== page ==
Delayed multiple sclerosis diagnosis underscores need for urgent research and awareness boost, report find

A new report has revealed the prolonged time to diagnose multiple sclerosis (MS) and highlighted the urgent need for increased investment in MS research and enhanced awareness of the disease.

The 'My Diagnosis' (PDF) report produced by MS Australia and released on World MS Day has revealed the average time from onset of symptoms to an MS diagnosis extends nearly four years.

Image Credit: Lightspring / ShutterstockImage Credit: Lightspring / Shutterstock

The report draws on data from the Australian MS Longitudinal Study (AMSLS), a survey-based research study established in 2002 that collects patient-reported outcomes from 2500 people living with MS.

The Menzies Institute for Medical Research at the University of Tasmania reviewed that data to examine trends in MS diagnosis over the past 25 years.

Since the introduction of the first disease-modifying therapies (DMT) for MS treatment in 1996, the average time to diagnosis has reduced from five years and almost four months in 1997-2000 to three years and nearly 11 months in 2017-21.

While this reduction in diagnosis times is good news at a population level, many people still experience a very long time to diagnosis.

To improve MS diagnosis time, the report details three key areas that need to be addressed:

  • Improved funding for research to help identify methods for earlier detection and intervention of MS.
  • Better education and awareness of MS among healthcare professionals.
  • Better community understanding of early MS symptoms.

Dr Julia Morahan, Head of Research at MS Australia, says delays in receiving an MS diagnosis is critical lost time for people living with the condition, which can result in irreversible damage and profound mental distress.

Dr Julia Morahan, Head of Research at MS Australia

Dr Julia Morahan, Head of Research at MS Australia

"In MS, time is brain. We know that the longer it takes to get a diagnosis of MS, the greater the risk of damage occurring and disability accumulating, which can ultimately diminish a person's quality of life," Dr Morahan said.

Being able to diagnose and halt MS at an earlier stage accurately has enormous potential to significantly reduce the burden of the disease on people's quality of life and the economy.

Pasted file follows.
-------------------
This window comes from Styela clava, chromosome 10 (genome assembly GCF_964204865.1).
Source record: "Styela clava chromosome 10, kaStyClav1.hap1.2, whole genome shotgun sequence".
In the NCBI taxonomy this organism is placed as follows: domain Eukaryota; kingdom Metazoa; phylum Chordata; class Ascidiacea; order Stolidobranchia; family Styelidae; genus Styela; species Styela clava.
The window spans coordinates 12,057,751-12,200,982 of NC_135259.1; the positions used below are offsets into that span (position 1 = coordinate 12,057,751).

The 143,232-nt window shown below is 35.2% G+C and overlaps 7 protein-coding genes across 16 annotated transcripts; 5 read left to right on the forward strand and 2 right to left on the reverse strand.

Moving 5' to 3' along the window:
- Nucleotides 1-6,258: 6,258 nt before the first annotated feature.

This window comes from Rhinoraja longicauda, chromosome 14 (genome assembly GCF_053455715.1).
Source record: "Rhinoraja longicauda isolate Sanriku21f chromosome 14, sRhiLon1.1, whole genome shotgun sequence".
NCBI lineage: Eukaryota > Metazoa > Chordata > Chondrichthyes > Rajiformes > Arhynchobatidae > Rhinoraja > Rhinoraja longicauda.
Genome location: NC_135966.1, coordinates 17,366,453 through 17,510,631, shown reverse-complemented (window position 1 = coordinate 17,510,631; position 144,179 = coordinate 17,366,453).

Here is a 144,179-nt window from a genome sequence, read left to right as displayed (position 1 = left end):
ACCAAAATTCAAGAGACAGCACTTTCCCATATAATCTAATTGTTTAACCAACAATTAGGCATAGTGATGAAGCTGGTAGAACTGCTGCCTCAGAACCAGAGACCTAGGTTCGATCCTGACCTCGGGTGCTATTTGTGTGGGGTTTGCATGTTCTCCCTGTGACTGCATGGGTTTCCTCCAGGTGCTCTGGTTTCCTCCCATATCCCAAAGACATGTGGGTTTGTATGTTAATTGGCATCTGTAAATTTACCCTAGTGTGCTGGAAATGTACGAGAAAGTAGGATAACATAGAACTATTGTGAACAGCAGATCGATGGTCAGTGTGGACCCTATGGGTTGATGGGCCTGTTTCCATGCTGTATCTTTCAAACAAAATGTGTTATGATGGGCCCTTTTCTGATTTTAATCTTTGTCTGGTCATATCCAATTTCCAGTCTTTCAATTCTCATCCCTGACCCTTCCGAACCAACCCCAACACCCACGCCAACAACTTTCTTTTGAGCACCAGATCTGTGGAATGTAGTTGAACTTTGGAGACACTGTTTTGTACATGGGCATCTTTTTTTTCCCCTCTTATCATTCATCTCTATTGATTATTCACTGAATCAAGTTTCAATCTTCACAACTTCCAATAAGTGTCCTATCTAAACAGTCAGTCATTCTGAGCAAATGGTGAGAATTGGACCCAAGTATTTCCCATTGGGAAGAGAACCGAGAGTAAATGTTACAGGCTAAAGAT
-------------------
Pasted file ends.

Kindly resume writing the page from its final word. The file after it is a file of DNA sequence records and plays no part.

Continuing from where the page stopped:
More than 33,000 Australians are now living with MS, which is the most commonly acquired chronic neurological disease affecting young adults. Concerningly, the number of people diagnosed with MS has been increasing at an accelerating rate.

Associate Professor Vilija Jokubaitis from Monash University's Department of Neuroscience is confident that breakthroughs in earlier diagnosis are possible with better resourcing, the establishment of MS biobanks, and more financial support for research in MS.

"Greater research investment will support efforts to uncover more accurate biomarkers that are specific to MS. These biomarkers might be in the blood or cerebral spinal fluid or imaging biomarkers that have a very specific signal that can differentiate MS from other neurological conditions," Associate Professor Jokubaitis said.

Associate Professor Jokubaitis says an improved understanding of MS among healthcare professionals through targeted awareness campaigns would also ensure symptoms are recognized and acted upon earlier.

"Given MS affects about one in seven hundred Australians, many GPs are unlikely to see people with MS depending on where they practice. So if a person comes to them with those symptoms, it may not be the first thing they think of if the awareness isn't there."

MS symptoms may include severe pain, walking difficulties, debilitating fatigue, partial blindness, and cognitive issues.

Not knowing the cause of one's symptoms can cause immense distress and anxiety for the person affected with MS.

Together with quantitative data from the AMSLS, the 'My Diagnosis' Report captures a number of lived experience diagnosis case studies.

Laura Birchall shared her experience of her first MS symptoms and the impact of waiting for a diagnosis.

"Waiting for a diagnosis had an enormous impact on me emotionally, my ability to focus and my ability to work," Ms Birchall said.

Ms Birchall believes she had years' worth of MS symptoms that she dismissed at the time because she felt they could be explained by something else, and encourages others in a similar situation to have a conversation with their doctor.

"I think if something feels a little bit off, even if it's not stopping you from doing your day-to-day activities. If there's been a change, if something doesn't feel right, talk to people in your life about it, and listen to them when they tell you to go to the doctor," Ms Birchall said.

The report's findings were released on World MS Day, a day that presents a unique opportunity for the global MS community to come together to discuss MS diagnosis and seek solutions.

MS Australia CEO Rohan Greenland says the report's findings demand action to reduce the time it takes to diagnose MS and has called on the government, healthcare professionals, and the public to heed them. 

"Investing in MS research and building greater awareness among GPs and the general public of the condition will propel us towards a future where MS is detected earlier and a future where its impact is significantly mitigated," Mr Greenland said.

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